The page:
Market Overview for Technology for Aging in Place

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VR/AR technology

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VR/AR technology

Five Health and Aging Tech Posts from May 2019

What does it mean when offerings and consumers aren’t aligned?  For older consumers and their families, the technology market and senior housing industry are two cases in point.  Consider the slower-growing 8(8% occupied) senior housing industry – where in ten years, 81% of couples will not be able to afford the $60,000 average cost of assisted living (a number that does not reflect higher cost memory care). Or mull over the technology industry, which is releasing new versions of every category faster than you can Google them, filling voids like adding mouse for the iPad.  Why did it not have a mouse in the first place?  Oh, yes, and it is an accessibility feature.  Still no headphone jack on the phone.  Or creating a folding phone (without much testing) with a screen that breaks within days of announcement. Did anyone ask for a phone that folds?  So in that vein, here are five blog posts, mostly rants, from May, 2019:

Five Virtual Reality technology offerings for older adults in 2019

In 2017, it was clear that virtual reality technology had evolved beyond the point of experiments and was having a number of limited introductions into the world of older adults, including senior living environments (Rendever) as well as pain mitigation (FirstHand). Virtual reality has made its way into the 'future of healthcare delivery' consulting, as firms like Care Innovations and Deloitte publish their how-to white papers.  For 2019, here are five VR offerings that specifically note benefits for older adults. The content is drawn from the firms’ websites and/or articles about them:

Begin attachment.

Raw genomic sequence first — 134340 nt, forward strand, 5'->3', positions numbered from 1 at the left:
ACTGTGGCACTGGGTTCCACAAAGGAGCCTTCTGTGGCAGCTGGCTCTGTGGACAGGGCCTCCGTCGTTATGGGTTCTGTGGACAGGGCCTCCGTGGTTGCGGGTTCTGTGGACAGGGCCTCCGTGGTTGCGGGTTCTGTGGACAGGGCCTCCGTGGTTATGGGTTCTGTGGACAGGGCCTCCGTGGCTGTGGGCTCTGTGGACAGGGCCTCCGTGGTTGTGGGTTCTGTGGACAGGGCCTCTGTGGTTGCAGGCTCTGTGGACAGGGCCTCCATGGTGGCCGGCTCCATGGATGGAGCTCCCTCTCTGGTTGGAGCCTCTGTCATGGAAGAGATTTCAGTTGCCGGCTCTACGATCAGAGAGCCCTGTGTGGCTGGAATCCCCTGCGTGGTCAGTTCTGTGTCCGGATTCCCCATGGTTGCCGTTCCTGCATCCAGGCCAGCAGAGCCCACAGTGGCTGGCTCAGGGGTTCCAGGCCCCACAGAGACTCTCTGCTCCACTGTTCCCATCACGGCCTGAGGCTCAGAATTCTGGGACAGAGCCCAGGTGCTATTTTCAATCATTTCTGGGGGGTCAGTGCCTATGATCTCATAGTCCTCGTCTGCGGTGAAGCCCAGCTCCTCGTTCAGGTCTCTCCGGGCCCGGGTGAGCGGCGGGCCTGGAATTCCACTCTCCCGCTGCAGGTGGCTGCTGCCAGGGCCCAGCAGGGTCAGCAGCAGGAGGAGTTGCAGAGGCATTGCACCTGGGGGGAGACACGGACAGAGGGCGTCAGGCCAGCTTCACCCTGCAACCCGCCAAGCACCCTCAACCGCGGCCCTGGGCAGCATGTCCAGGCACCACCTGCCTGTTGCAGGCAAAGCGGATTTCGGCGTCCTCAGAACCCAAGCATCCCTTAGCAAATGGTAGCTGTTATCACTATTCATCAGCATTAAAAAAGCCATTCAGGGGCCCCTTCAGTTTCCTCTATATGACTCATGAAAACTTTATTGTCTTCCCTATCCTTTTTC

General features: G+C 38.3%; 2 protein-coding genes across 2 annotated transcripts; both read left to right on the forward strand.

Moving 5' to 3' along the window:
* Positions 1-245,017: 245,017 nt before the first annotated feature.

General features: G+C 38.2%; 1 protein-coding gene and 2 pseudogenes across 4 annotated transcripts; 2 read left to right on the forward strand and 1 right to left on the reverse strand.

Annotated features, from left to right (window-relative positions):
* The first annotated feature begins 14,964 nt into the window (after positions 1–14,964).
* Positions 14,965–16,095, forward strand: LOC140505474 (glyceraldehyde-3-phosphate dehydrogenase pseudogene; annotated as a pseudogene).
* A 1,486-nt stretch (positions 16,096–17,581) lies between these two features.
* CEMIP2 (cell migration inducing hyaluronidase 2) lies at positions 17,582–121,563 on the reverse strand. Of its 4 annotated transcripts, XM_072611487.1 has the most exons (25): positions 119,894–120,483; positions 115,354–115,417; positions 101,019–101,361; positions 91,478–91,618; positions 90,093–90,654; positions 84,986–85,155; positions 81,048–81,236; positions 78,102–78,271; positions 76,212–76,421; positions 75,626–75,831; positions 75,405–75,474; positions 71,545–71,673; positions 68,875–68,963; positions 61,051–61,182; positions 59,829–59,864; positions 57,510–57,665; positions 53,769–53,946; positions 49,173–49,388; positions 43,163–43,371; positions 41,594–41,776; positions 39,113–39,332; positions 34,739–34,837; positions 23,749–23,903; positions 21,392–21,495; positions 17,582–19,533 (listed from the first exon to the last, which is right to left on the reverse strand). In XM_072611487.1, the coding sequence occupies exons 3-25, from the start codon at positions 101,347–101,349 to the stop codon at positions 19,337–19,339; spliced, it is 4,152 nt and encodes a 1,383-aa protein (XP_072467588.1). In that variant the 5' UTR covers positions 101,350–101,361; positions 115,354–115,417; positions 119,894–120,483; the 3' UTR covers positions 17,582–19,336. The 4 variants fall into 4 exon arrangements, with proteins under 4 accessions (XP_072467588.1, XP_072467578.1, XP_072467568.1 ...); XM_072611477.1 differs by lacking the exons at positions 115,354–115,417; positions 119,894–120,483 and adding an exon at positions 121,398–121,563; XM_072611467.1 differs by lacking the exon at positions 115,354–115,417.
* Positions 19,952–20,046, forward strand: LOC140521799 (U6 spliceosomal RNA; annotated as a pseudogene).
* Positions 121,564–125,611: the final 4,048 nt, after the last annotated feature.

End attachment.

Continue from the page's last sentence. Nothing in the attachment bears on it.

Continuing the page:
Consider: Aging in a Virtual World

Once upon a time, in a language far, far away…We used terms like long distance, remote, and telepresence to describe services and experiences that were taking place somewhere else. We were guided on how to cope with these remote processes where we were not present to manage or experience. And for the care recipients being managed, they were unable to communicate problems in their on-site, 'real' experience. Consider dementia care and the still-startling lack of cameras in these settings – despite family willingness to pay. These limitations seem so yesterday.  Even a telepresence player like Beam threw in the towel and refers to the world it now navigates as ‘virtual.’   Let's take a longer look into this virtual world as it relates to care of older adults and consider such offerings as:

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